Wednesday, 12 October 2011

Milton's Tweets.

For over 400 years the Gresham Lectures have been part of the cultural life of the city of London, paid for by an endowment set up in 1597 by Sir Thomas Gresham. Every year over a 100 fascinating free talks on every subject imaginable are delivered by an impressive range of academics. It's a very civilised institution.

Tonight at the Museum of London Alice Beer gave a fascinating insight into the dissidence of two titans of the seventeenth century: Walter Raleigh and John Milton, attended by a cheerful and motley crew of Londoners, mostly on their way home from work.

Beer suggested that whilst Raleigh used his incarceration in the tower (he was there for most of the last fifteen years of his life) to carefully put together his history of the world, subtly using ancient stories from Babylon and Mesopotamia to draw critical parallels with the Jacobean regime; Milton found that the rapidly developing print culture of the mid seventeenth century provided him with the wonderful opportunity to fire off pamphlets with all the regularity of the tweet. A passionate advocate for the Commonwealth. Beer, a round head herself, compared Milton's role, after the overthrow of the monarchy, to that of the social net workers who helped galvanise the clean up operation after this summer's riots.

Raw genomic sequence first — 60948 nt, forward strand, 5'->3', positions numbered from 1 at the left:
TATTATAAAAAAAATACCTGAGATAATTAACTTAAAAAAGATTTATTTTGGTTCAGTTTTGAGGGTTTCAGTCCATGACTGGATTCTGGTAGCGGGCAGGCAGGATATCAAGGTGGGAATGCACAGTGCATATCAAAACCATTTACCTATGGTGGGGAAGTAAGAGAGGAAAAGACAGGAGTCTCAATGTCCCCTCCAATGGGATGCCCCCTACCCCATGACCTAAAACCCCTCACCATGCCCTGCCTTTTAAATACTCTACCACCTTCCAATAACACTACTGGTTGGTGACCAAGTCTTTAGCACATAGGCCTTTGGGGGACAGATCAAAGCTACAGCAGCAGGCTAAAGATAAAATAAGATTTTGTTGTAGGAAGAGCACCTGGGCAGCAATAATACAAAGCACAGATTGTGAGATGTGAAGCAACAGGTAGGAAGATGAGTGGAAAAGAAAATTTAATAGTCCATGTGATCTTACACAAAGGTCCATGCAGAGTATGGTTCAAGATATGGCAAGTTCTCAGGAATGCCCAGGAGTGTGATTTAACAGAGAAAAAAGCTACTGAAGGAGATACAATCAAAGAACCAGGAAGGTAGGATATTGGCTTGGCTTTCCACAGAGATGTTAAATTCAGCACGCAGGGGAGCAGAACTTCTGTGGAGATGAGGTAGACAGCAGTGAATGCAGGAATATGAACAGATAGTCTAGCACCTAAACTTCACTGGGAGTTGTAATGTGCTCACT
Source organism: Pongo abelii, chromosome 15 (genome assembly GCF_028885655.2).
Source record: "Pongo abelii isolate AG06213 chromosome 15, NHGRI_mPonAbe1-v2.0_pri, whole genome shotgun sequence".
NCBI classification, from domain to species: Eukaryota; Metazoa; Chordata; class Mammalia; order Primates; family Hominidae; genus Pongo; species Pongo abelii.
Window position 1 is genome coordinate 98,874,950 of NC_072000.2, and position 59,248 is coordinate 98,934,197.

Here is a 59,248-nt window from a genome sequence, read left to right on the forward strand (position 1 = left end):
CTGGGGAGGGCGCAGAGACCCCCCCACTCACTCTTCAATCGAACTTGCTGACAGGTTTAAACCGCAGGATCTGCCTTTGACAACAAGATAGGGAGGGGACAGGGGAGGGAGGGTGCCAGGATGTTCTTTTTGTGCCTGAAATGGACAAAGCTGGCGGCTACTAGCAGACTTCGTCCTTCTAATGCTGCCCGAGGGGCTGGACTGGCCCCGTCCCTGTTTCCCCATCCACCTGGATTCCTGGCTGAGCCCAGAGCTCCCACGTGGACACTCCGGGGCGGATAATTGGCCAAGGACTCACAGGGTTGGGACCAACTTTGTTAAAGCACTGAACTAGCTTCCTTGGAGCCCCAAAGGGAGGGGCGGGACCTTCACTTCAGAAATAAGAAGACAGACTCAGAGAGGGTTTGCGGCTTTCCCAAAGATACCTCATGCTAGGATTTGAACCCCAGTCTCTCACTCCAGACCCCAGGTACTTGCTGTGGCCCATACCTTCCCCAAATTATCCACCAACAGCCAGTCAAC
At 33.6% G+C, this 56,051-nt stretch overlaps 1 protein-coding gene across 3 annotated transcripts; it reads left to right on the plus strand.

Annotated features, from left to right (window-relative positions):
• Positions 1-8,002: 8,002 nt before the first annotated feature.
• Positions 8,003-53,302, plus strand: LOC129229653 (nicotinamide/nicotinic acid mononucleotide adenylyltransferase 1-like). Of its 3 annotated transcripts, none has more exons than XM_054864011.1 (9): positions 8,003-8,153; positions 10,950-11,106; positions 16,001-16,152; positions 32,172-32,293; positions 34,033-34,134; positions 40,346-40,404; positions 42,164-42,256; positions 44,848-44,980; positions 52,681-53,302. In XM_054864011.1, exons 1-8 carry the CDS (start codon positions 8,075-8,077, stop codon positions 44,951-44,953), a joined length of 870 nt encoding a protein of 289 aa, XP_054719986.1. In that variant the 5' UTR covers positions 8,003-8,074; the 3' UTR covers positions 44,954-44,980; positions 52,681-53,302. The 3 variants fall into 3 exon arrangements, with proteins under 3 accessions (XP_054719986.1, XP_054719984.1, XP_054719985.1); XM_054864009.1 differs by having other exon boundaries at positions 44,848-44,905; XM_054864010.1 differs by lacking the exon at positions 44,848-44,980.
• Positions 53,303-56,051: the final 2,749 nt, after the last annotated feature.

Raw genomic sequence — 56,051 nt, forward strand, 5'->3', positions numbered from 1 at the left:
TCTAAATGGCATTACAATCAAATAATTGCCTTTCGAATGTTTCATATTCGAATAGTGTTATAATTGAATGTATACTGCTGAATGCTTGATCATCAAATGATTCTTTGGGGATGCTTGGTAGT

By the end of his life Milton was a somewhat discredited figure - although pardoned for his earlier tracts he was never reconciled to the restored Stuart family. He died blind, but still writing, dreaming and shaping of a new kind of religious toleration that would sow the seeds for both the glorious revolution of 1688 and in the longer term set in principal some of the philosophical tenants adopted by the nascent Whig party. A fore run of our own form of liberalism.

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